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Remote control sub plucks body from chopper wreck

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Remote control sub plucks body from chopper wreck

Postby U-5075 » Mon Mar 16, 2009 10:15 am ... ion=justin

Remote control sub plucks body from chopper wreck
By Dan Karpenchuk

Posted 10 hours 8 minutes ago
Updated 9 hours 49 minutes ago

Rescue crews in Canada have used a remote-controlled submarine to recover a body from the wreck of a helicopter off the coast of Newfoundland, but say 10 to 13 bodies remain trapped in the fuselage.

The unidentified body was found late yesterday with the help of an underwater camera and brought to the surface by a remote-controlled underwater vehicle.

Investigators had planned to raise the wreck and hoist it on to a supply ship, but now say the fuselage is much more damaged than they first believed.

The recovery of the bodies is now the main priority and authorities plan to bring the bodies up one by one using the submersible.

Investigators were able to see 10 to 13 bodies inside the fuselage using an underwater video camera.

The lead investigator says the recovery must be done carefully and if all goes well, it could take as long as 24 hours.

The only survivor of the crash, which killed 17 of the helicopter's 18 occupants, remains in hospital in critical but stable condition.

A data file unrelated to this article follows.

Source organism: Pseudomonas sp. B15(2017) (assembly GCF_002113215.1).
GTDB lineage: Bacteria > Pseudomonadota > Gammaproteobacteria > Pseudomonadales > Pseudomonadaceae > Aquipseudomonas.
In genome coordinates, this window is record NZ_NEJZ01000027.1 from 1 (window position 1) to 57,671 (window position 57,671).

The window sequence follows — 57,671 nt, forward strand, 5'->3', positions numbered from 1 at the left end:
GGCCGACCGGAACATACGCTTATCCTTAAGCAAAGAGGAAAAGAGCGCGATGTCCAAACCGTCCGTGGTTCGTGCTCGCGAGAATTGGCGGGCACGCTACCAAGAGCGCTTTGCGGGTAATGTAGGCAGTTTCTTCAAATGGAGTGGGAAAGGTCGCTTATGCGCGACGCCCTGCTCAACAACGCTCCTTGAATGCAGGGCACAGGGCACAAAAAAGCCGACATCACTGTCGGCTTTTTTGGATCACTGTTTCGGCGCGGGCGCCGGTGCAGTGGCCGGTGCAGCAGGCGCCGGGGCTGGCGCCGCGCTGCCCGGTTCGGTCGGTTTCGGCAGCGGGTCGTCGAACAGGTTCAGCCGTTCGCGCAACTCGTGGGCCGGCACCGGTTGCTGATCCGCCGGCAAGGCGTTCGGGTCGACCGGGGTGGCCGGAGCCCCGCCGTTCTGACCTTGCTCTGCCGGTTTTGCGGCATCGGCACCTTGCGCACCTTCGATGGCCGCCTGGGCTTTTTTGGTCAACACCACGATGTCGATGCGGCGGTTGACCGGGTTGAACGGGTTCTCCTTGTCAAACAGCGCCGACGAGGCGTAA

Canadian chopper wreckage located at sea
Posted Sun Mar 15, 2009 9:23am AEDT

The wreckage of the helicopter that crashed into the Atlantic off Canada's eastern coast killing 17 of its 18 passengers has been found, a Canadian investigator said this morning.

"It looks like the fuselage is relatively intact. It's laying on the bottom on its side. The tail boom of the helicopter is broken off, but it's laying right beside the rest the fuselage," lead investigator Mike Cunningham told public television channel CBC.

The investigative team would next lift the Sikorsy S-92 to the surface, he added, saying he was "hopeful that we'll be able to do that in the next day to two days".

The wreckage was laying 120 to 150 meters below the surface, Charles Laurence, another Canadian Transportation Safety Board investigator, told reporters at Saint John's, Newfoundland.

The charter helicopter was ferrying workers from Saint John's to the Hibernia offshore oil platform - the world's largest oil rig - when it crashed early Thursday some 55 kilometers east of the city after radioing for help due to mechanical problems.
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